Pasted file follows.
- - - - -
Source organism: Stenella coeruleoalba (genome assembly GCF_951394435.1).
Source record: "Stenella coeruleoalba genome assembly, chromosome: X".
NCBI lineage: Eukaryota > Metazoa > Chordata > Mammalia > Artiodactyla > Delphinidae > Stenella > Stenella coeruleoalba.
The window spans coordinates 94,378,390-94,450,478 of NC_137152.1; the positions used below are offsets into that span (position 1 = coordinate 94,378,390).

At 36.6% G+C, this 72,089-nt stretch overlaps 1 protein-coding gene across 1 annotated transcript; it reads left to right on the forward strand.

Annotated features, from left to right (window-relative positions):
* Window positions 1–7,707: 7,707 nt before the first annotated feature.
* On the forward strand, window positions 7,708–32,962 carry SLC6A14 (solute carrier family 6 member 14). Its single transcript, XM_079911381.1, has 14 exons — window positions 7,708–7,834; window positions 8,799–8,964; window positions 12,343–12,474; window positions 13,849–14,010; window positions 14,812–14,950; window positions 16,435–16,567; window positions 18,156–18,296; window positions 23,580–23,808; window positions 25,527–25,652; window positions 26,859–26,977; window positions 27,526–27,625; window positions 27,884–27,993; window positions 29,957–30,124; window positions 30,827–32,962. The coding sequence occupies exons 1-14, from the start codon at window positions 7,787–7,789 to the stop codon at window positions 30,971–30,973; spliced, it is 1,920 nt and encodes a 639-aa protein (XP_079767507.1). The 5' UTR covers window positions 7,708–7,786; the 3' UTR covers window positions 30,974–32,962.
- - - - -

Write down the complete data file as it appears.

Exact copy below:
Source organism: Stenella coeruleoalba (genome assembly GCF_951394435.1).
Source record: "Stenella coeruleoalba genome assembly, chromosome: X".
NCBI lineage: Eukaryota > Metazoa > Chordata > Mammalia > Artiodactyla > Delphinidae > Stenella > Stenella coeruleoalba.
The window spans coordinates 94,378,390-94,450,478 of NC_137152.1; the positions used below are offsets into that span (position 1 = coordinate 94,378,390).

At 36.6% G+C, this 72,089-nt stretch overlaps 1 protein-coding gene across 1 annotated transcript; it reads left to right on the forward strand.

Annotated features, from left to right (window-relative positions):
* Window positions 1–7,707: 7,707 nt before the first annotated feature.
* On the forward strand, window positions 7,708–32,962 carry SLC6A14 (solute carrier family 6 member 14). Its single transcript, XM_079911381.1, has 14 exons — window positions 7,708–7,834; window positions 8,799–8,964; window positions 12,343–12,474; window positions 13,849–14,010; window positions 14,812–14,950; window positions 16,435–16,567; window positions 18,156–18,296; window positions 23,580–23,808; window positions 25,527–25,652; window positions 26,859–26,977; window positions 27,526–27,625; window positions 27,884–27,993; window positions 29,957–30,124; window positions 30,827–32,962. The coding sequence occupies exons 1-14, from the start codon at window positions 7,787–7,789 to the stop codon at window positions 30,971–30,973; spliced, it is 1,920 nt and encodes a 639-aa protein (XP_079767507.1). The 5' UTR covers window positions 7,708–7,786; the 3' UTR covers window positions 30,974–32,962.